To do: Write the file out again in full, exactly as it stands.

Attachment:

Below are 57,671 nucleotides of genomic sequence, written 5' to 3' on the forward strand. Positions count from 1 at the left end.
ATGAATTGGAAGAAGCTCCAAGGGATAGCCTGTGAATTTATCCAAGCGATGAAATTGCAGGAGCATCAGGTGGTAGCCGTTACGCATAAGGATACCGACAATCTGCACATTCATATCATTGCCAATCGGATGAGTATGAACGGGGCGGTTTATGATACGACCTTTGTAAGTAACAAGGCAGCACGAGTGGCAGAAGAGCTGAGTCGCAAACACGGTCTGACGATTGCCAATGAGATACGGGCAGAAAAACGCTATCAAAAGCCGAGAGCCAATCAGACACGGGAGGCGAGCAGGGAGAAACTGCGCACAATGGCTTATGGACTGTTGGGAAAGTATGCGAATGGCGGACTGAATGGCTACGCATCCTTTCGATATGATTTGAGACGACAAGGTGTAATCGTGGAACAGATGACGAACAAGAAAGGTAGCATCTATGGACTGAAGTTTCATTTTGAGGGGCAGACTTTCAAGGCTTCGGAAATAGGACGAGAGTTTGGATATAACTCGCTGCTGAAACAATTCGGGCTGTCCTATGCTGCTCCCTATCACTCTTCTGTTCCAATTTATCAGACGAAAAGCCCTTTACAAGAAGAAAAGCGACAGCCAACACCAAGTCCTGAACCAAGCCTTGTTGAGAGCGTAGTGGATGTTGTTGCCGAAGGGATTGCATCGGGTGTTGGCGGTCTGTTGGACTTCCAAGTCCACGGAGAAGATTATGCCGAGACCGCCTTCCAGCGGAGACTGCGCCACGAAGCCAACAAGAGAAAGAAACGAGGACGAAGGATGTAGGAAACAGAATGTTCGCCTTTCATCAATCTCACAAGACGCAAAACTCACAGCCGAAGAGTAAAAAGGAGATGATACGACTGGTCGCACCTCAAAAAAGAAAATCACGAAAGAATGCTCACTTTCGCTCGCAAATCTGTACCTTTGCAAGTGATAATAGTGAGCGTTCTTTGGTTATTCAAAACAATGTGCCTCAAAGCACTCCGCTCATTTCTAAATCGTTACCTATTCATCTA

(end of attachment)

Below are 57,671 nucleotides of genomic sequence, written 5' to 3' on the forward strand. Positions count from 1 at the left end.
ATGAATTGGAAGAAGCTCCAAGGGATAGCCTGTGAATTTATCCAAGCGATGAAATTGCAGGAGCATCAGGTGGTAGCCGTTACGCATAAGGATACCGACAATCTGCACATTCATATCATTGCCAATCGGATGAGTATGAACGGGGCGGTTTATGATACGACCTTTGTAAGTAACAAGGCAGCACGAGTGGCAGAAGAGCTGAGTCGCAAACACGGTCTGACGATTGCCAATGAGATACGGGCAGAAAAACGCTATCAAAAGCCGAGAGCCAATCAGACACGGGAGGCGAGCAGGGAGAAACTGCGCACAATGGCTTATGGACTGTTGGGAAAGTATGCGAATGGCGGACTGAATGGCTACGCATCCTTTCGATATGATTTGAGACGACAAGGTGTAATCGTGGAACAGATGACGAACAAGAAAGGTAGCATCTATGGACTGAAGTTTCATTTTGAGGGGCAGACTTTCAAGGCTTCGGAAATAGGACGAGAGTTTGGATATAACTCGCTGCTGAAACAATTCGGGCTGTCCTATGCTGCTCCCTATCACTCTTCTGTTCCAATTTATCAGACGAAAAGCCCTTTACAAGAAGAAAAGCGACAGCCAACACCAAGTCCTGAACCAAGCCTTGTTGAGAGCGTAGTGGATGTTGTTGCCGAAGGGATTGCATCGGGTGTTGGCGGTCTGTTGGACTTCCAAGTCCACGGAGAAGATTATGCCGAGACCGCCTTCCAGCGGAGACTGCGCCACGAAGCCAACAAGAGAAAGAAACGAGGACGAAGGATGTAGGAAACAGAATGTTCGCCTTTCATCAATCTCACAAGACGCAAAACTCACAGCCGAAGAGTAAAAAGGAGATGATACGACTGGTCGCACCTCAAAAAAGAAAATCACGAAAGAATGCTCACTTTCGCTCGCAAATCTGTACCTTTGCAAGTGATAATAGTGAGCGTTCTTTGGTTATTCAAAACAATGTGCCTCAAAGCACTCCGCTCATTTCTAAATCGTTACCTATTCATCTA